...Something is making everything be what is is, and do what it does. That something can't be separate from nature, unless we embrace some sort of nonsensical dualism. So why not call it the Way?
...The human mind can experience the world more clearly, or less clearly. We all know this to be true. Some days our mind seems to be in such frantic motion that it can't discern what is happening in the ever-moving outside world. Becoming calmer, more centered, helps us gain a clearer perspective. If I read or watch too much political news, I get information overload. Relaxing, I realize that there isn't any sort of objective presidential election reality. How things appear in our pre-election day perspective depends on what enters our minds, and how we look upon it.
...When I'm impelled to be politically active, to care about the presidential election, to help a chosen candidate, I need to realize that it is the World, the Way, that's bringing this about. Sure, I may feel like I'm making choices to donate money, vote a certain way, and such, but this is illusion. I, along with everybody else, am just a small cog in the Great Machinery of the Cosmos. My doing ultimately doesn't come from me, it comes from everything.
...Almost certainly, either Trump or Clinton is going to be elected president in a few days, an Electoral College tie being very unlikely. To deny the November 9 result is to deny reality. To believe "this wasn't supposed to happen" is to embrace an utterly crazy worldview, one which posits a schism between the what should be mind of the believer and the what is of existence.
I, like you, am part of the Way, the Tao, that also can be called Nature or the Laws of Nature. There isn't us and the world, or us and the presidential election. We're all in this together. We're all producing this together. We're all responsible for what happens together.
Hello Brian - A Trump supporter here who just read and loved your Plotinus (Return to the One) book. That how I found your site.
Please don't worry about Trump - at least give him a chance. There are many reasons I voted for him. I know many others who did too. I'm in the Minneapolis/St. Paul, MN area. I am not a racist nor are my like-minded well-educated aquaintences. I have traveled widely in Asia many times and am no stranger to visiting Muslim countries. I am not dumb and uneducated. I have a University of MN degree. I tell you this so I'm not seen as a yokel.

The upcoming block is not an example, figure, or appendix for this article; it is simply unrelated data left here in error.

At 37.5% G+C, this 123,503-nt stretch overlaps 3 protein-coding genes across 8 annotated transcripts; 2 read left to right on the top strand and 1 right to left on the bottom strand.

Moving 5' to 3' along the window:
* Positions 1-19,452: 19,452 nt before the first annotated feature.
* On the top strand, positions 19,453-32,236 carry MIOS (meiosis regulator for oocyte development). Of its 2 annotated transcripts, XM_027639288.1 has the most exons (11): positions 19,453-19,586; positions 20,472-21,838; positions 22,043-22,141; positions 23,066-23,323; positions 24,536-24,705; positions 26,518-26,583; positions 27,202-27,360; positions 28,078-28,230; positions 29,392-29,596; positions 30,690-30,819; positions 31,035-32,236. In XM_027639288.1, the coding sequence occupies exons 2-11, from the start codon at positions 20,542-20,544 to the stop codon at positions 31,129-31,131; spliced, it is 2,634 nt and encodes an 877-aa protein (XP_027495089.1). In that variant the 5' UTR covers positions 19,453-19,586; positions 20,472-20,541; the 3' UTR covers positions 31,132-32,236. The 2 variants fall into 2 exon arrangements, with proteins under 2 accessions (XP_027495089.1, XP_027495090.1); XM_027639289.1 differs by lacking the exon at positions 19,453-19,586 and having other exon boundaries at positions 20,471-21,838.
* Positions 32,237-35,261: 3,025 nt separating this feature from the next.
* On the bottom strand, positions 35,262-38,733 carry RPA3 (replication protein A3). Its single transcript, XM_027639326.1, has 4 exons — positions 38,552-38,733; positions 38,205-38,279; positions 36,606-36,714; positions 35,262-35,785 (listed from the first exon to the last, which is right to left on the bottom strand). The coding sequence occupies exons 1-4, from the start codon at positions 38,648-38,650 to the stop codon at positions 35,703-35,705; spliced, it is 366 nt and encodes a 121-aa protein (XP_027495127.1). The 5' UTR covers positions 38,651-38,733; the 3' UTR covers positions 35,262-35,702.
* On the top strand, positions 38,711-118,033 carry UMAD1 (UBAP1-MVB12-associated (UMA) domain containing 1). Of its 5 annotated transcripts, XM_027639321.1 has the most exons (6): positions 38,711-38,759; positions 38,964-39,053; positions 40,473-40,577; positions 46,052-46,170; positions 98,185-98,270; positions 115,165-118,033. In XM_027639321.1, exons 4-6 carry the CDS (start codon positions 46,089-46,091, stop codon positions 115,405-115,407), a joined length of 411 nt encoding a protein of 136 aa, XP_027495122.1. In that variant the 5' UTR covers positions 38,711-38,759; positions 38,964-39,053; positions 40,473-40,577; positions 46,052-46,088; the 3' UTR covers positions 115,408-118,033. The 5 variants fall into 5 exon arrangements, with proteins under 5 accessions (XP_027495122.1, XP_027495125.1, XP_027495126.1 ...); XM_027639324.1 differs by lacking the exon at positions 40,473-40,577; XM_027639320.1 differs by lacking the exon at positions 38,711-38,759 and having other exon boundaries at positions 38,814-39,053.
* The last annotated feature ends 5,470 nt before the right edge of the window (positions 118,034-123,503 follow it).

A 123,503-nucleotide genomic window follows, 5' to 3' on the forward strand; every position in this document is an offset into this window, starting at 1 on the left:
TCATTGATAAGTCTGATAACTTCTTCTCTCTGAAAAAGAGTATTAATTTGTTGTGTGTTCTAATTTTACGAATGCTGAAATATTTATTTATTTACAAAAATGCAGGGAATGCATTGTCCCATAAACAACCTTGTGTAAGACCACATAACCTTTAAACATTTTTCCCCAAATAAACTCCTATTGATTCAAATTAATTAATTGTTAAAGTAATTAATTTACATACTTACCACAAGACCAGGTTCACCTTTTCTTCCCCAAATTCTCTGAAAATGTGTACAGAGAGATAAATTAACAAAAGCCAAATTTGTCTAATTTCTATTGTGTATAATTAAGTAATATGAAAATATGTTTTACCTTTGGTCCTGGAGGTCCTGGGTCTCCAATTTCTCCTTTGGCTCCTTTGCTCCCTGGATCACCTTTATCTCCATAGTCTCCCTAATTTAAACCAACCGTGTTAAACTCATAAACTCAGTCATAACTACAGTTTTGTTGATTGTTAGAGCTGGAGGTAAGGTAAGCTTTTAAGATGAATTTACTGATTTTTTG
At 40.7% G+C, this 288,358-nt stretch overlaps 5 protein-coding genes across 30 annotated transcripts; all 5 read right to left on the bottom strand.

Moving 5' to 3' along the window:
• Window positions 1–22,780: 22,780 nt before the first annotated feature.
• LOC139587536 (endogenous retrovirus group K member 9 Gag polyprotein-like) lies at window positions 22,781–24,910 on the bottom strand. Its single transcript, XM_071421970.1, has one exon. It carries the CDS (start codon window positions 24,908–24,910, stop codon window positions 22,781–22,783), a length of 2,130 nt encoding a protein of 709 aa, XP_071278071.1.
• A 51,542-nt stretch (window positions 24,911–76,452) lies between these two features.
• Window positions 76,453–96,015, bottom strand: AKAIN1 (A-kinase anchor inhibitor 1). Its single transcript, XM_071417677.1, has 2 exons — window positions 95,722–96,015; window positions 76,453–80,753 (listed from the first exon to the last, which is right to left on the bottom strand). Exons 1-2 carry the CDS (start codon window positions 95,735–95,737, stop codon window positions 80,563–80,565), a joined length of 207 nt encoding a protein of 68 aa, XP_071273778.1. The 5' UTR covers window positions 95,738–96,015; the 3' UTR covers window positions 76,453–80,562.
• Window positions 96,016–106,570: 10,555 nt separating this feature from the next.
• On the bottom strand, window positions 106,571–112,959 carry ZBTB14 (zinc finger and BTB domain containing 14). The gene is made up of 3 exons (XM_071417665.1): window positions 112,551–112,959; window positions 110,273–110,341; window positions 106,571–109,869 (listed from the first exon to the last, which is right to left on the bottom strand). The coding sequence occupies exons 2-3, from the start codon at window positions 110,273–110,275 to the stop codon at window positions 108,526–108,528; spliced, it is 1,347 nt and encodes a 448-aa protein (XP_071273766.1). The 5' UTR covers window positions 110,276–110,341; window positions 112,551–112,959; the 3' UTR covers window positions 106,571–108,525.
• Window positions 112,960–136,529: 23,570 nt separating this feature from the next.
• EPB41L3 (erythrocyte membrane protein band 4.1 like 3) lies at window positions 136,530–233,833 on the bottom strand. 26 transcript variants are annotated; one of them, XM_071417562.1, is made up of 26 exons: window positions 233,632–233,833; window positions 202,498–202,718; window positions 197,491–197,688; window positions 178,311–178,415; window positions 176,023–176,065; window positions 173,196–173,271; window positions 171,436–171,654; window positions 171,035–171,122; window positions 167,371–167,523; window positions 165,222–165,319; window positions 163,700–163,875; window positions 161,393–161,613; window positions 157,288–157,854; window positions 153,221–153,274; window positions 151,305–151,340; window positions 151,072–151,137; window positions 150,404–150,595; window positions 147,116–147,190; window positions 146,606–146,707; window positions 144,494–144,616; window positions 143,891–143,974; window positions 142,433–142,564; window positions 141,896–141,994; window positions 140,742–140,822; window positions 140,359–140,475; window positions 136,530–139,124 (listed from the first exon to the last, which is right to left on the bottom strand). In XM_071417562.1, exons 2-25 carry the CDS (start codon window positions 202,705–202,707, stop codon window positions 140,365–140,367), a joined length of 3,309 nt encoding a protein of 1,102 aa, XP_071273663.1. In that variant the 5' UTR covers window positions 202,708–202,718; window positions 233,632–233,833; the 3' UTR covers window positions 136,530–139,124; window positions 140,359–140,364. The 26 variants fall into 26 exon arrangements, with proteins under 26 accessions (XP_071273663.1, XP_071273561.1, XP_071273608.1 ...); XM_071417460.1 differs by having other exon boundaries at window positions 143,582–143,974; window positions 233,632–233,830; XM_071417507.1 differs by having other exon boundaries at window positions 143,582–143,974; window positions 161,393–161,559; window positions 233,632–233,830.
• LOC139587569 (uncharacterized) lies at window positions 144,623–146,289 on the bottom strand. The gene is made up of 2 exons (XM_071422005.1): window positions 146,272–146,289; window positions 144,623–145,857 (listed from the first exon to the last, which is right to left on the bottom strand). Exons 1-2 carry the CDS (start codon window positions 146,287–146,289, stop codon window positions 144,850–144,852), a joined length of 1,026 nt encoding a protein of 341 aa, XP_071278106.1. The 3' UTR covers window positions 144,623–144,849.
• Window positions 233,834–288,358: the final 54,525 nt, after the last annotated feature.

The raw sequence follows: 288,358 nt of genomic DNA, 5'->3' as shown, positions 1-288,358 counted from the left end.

I have to tell you that people who voted for Trump around here (probably many placdes) sure didn't say anything about their plans. Instant branding of racism, sexism, xenophobe would have been the result. It's become dangerous to publicly disagree with the left. So we just stayed silent and voted. For this reason I will not give my full name.
My reasons for voting Trump:
OBAMACARE (aka "Affordable Care" act): It's KILLING us. Destroying my livelihood (small business, self-employed), We can't grow! My payments go up 50 to 60 percent every year. The deductibles double every year. I can't afford it any more. It's expensive and worthless now.
Immigration and Entry laws need to be enforced and the law respected. I'm not against legal immigration. When I travel I need a passport and visas. Why is that not the case here? Why can't we know who is in our country?
Washington is rotten to the core. If anyone can shake up the system he can. I don't know if he will succeed or not. We need term limits - no lifelong politicians. Curtail the power of lobbyists!
I know I won't change any minds but please don't think that we are all racist (my wife is Korean, I am white), homophobic (just went to a gay wedding in Chicago last month), Islamophobic (have muslim friends in Indonesia & India), xenophobic, etc....
I was prepared to accept the loss to Hillary who I really disliked as candidate. I know Trump is not perfect but who is?
It's worrying to see what went down out west with the protests. I know that area. Been to Seattle, Portland, many times. My mom is from Salem. Why do protesters destroy their own cities?
I guess my main message is: don't worry and give him a chance, please.
And write some more excellent books, too. ;)
Posted by: Anthony W. | November 22, 2016 at 01:43 PM
Posted by: Jesse | December 01, 2016 at 07:49 AM